dictated over phone by Robin Schwartz and Dr. Peter Tinnemann
The hospital grounds are clearing up and patients are being discharged. Today there were more than 60 patients in the outpatient clinic. We have also sent some adult patients to another hospital site more suited for their care. A group of visiting physicians went with them to work for the day at their site. We are also working on getting spinal cord and neurosurgical cases to the USS Comfort.
We have four surgical teams from the US and Italy. These are complete teams that work 24-hour shifts. There are two major ORs and a small room transformed into an OR. They are still doing amputations. Our local hospital staff is working on getting back to pediatric care.
In collaboration with St. Helen, we brought children down from Kenscoff. This effort was important so they could see the work that the hospital is doing and to share with their peers because they are very far removed.
One medical team provided medical care today for 40 patients living in one of the many makeshift camps. They are not really a camp but thousands of blankets connected with wooden sticks to try and protect them against the wind. They have no food, no water, no sanitation and no medical care. These camps are a big concern to all organizations.
The St. Luke Outreach team is working on going out into the community to distribute water and they are discussing strategies about combating possible future outbreaks of disease. If the rains come these tent cities will be washed away.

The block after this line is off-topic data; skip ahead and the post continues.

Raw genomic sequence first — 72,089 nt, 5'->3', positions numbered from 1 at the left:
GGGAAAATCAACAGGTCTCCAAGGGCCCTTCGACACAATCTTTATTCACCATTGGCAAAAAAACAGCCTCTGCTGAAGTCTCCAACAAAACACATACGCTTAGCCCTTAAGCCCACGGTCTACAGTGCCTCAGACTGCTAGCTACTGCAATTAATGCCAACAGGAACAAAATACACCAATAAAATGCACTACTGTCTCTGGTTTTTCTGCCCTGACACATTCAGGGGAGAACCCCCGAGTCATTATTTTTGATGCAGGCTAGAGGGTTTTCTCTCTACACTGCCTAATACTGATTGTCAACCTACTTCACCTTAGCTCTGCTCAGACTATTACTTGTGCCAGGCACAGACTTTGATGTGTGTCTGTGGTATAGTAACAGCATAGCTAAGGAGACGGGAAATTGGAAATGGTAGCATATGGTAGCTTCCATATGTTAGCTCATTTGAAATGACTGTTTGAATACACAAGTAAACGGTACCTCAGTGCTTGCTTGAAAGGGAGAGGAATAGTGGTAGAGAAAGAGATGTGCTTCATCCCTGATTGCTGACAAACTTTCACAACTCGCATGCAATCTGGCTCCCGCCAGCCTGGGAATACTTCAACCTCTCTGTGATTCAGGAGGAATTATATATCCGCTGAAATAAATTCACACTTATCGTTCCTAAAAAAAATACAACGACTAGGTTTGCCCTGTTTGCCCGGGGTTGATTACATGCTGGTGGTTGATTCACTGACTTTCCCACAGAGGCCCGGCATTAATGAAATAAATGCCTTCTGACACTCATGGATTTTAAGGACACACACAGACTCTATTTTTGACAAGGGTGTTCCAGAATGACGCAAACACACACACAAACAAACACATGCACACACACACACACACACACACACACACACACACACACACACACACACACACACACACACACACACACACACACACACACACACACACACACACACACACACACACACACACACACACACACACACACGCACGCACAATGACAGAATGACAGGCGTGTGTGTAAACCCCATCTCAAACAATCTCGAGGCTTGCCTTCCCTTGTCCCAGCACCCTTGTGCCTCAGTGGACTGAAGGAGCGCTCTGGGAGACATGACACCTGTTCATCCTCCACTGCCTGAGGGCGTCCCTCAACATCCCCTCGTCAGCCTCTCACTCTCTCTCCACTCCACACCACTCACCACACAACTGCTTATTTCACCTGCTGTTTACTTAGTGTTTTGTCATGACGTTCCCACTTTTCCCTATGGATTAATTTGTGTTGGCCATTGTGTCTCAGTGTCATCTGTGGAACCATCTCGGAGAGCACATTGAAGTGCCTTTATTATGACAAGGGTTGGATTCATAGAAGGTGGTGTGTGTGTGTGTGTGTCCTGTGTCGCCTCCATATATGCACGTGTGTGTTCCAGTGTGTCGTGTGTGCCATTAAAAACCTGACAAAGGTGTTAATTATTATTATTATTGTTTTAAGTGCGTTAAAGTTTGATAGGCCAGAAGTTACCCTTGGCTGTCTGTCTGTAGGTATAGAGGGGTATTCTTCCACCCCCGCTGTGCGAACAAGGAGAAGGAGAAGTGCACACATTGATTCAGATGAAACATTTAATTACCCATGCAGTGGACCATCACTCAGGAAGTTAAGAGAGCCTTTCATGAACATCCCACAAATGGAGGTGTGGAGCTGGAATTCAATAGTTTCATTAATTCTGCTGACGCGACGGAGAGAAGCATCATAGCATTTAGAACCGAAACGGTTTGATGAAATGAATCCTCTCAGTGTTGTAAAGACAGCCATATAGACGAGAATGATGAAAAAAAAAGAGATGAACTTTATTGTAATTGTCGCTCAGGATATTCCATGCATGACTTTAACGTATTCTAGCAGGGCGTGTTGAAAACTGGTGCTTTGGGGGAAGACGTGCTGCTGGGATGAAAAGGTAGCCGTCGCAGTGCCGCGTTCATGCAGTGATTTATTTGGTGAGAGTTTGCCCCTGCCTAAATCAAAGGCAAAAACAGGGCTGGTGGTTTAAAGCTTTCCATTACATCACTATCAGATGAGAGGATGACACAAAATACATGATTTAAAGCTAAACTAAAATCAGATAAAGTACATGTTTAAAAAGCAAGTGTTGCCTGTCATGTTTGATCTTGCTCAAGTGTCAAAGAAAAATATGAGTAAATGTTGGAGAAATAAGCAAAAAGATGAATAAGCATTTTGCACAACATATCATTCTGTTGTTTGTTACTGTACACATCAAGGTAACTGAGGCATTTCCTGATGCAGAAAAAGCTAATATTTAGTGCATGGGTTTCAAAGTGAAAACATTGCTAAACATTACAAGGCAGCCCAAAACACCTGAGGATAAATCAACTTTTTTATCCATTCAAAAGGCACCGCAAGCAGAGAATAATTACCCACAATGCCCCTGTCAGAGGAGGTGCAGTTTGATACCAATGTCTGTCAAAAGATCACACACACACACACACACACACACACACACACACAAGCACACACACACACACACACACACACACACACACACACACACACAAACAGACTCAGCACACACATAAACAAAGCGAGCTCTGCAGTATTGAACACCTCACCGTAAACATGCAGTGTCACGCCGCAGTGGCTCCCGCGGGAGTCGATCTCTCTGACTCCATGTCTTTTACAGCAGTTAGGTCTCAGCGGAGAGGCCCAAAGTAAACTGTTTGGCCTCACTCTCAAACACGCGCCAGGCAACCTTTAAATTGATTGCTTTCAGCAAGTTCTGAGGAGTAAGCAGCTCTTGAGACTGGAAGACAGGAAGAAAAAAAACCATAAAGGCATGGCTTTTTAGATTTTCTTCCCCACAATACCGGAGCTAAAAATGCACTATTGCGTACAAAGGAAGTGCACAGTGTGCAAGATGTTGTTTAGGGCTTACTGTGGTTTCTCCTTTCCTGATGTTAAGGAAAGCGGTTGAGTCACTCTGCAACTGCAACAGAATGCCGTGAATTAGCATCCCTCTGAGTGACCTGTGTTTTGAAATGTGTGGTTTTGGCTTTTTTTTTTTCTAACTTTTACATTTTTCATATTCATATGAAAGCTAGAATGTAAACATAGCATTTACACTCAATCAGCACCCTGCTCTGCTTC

We have an average of 80 volunteers excluding the Italian civil defense. Many of the volunteers are surgeons and physicians. We were very happy to receive surgical support from the first group of volunteer nurses. We appreciate all volunteers because the hospital staff is functioning at half capacity. Many staff have lost their homes, or family and have not been able to return to work. We do not have an exact number of missing staff.
We have a 35-year old man that arrived positive for tetanus and has severe, deep wounds. Having tetanus can result in convulsions when exposed to light and sound. This patient was located in the ER, which is quite loud and whenever someone was shouting, he then started to convulse. He was treated with Valium, but continue to speak to everyone in English saying, “please help me”. In most countries, tetanus is easily preventable. A single shot vaccine. Today we received a tetanus shipment from the WHO so we are now able to vaccinate all in-coming patients.
Channel 5 from Italy visited us today along with two Italian newspapers. Robin had a radio interview with a station in St. Paul, Minnesota.
Marco Randon from Italy assists in managing the bakery at Francisville, the lot adjacent to the St Damien complex. They are baking 5,000 rolls a day for distributions and the people are reporting that it is a miracle to smell such a wonderful aroma. This effort helped immensely in the very first days when supplies were short and continues to help.
The walls at the car mechanic workshop are damaged, but all the machinery inside is safe. Paolo Basso from Italy is helping with repairs and maintenance, when not busy downloading supplies or giving support at the hospital. The warehouse at Francisville is becoming the main hub supply and temporary home for the Italian civil service including their helicopter-landing site.